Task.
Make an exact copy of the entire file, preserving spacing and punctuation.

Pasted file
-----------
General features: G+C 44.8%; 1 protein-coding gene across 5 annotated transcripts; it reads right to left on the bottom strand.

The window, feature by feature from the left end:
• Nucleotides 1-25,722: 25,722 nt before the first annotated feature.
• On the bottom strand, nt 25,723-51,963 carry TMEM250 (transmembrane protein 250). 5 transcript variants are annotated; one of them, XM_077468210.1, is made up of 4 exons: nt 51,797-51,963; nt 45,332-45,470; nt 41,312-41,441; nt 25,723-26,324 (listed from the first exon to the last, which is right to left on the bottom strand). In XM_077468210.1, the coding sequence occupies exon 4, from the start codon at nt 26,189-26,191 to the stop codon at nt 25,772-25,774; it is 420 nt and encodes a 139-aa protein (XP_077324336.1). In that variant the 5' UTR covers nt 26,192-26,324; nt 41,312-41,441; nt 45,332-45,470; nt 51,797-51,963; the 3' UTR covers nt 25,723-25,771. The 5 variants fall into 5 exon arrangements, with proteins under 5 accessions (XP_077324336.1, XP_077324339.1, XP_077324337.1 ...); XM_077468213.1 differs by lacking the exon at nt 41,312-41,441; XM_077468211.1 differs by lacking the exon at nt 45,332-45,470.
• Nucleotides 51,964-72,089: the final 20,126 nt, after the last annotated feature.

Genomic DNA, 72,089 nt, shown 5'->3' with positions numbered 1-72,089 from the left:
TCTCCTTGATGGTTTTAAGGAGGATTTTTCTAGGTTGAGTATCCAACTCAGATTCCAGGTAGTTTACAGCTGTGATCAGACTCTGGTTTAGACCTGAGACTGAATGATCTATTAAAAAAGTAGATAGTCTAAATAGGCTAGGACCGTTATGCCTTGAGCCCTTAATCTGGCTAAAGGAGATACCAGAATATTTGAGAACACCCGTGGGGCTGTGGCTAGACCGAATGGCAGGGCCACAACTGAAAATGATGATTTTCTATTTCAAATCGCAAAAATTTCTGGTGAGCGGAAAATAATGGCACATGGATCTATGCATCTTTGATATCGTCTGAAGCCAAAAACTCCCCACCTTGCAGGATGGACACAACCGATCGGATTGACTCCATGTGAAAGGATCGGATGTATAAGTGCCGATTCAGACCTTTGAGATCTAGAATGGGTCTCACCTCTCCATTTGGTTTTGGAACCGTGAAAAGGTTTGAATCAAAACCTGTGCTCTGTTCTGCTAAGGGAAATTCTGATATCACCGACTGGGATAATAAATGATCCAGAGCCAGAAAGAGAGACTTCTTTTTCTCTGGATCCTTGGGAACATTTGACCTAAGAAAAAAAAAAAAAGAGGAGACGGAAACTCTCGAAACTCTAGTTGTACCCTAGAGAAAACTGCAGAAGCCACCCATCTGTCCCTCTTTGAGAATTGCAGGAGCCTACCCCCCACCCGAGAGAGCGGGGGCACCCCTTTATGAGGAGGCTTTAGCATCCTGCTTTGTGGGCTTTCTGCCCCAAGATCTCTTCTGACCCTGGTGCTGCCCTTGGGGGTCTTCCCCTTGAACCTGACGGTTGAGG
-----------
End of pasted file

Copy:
General features: G+C 44.8%; 1 protein-coding gene across 5 annotated transcripts; it reads right to left on the bottom strand.

The window, feature by feature from the left end:
• Nucleotides 1-25,722: 25,722 nt before the first annotated feature.
• On the bottom strand, nt 25,723-51,963 carry TMEM250 (transmembrane protein 250). 5 transcript variants are annotated; one of them, XM_077468210.1, is made up of 4 exons: nt 51,797-51,963; nt 45,332-45,470; nt 41,312-41,441; nt 25,723-26,324 (listed from the first exon to the last, which is right to left on the bottom strand). In XM_077468210.1, the coding sequence occupies exon 4, from the start codon at nt 26,189-26,191 to the stop codon at nt 25,772-25,774; it is 420 nt and encodes a 139-aa protein (XP_077324336.1). In that variant the 5' UTR covers nt 26,192-26,324; nt 41,312-41,441; nt 45,332-45,470; nt 51,797-51,963; the 3' UTR covers nt 25,723-25,771. The 5 variants fall into 5 exon arrangements, with proteins under 5 accessions (XP_077324336.1, XP_077324339.1, XP_077324337.1 ...); XM_077468213.1 differs by lacking the exon at nt 41,312-41,441; XM_077468211.1 differs by lacking the exon at nt 45,332-45,470.
• Nucleotides 51,964-72,089: the final 20,126 nt, after the last annotated feature.

Genomic DNA, 72,089 nt, shown 5'->3' with positions numbered 1-72,089 from the left:
TCTCCTTGATGGTTTTAAGGAGGATTTTTCTAGGTTGAGTATCCAACTCAGATTCCAGGTAGTTTACAGCTGTGATCAGACTCTGGTTTAGACCTGAGACTGAATGATCTATTAAAAAAGTAGATAGTCTAAATAGGCTAGGACCGTTATGCCTTGAGCCCTTAATCTGGCTAAAGGAGATACCAGAATATTTGAGAACACCCGTGGGGCTGTGGCTAGACCGAATGGCAGGGCCACAACTGAAAATGATGATTTTCTATTTCAAATCGCAAAAATTTCTGGTGAGCGGAAAATAATGGCACATGGATCTATGCATCTTTGATATCGTCTGAAGCCAAAAACTCCCCACCTTGCAGGATGGACACAACCGATCGGATTGACTCCATGTGAAAGGATCGGATGTATAAGTGCCGATTCAGACCTTTGAGATCTAGAATGGGTCTCACCTCTCCATTTGGTTTTGGAACCGTGAAAAGGTTTGAATCAAAACCTGTGCTCTGTTCTGCTAAGGGAAATTCTGATATCACCGACTGGGATAATAAATGATCCAGAGCCAGAAAGAGAGACTTCTTTTTCTCTGGATCCTTGGGAACATTTGACCTAAGAAAAAAAAAAAAAGAGGAGACGGAAACTCTCGAAACTCTAGTTGTACCCTAGAGAAAACTGCAGAAGCCACCCATCTGTCCCTCTTTGAGAATTGCAGGAGCCTACCCCCCACCCGAGAGAGCGGGGGCACCCCTTTATGAGGAGGCTTTAGCATCCTGCTTTGTGGGCTTTCTGCCCCAAGATCTCTTCTGACCCTGGTGCTGCCCTTGGGGGTCTTCCCCTTGAACCTGACGGTTGAGG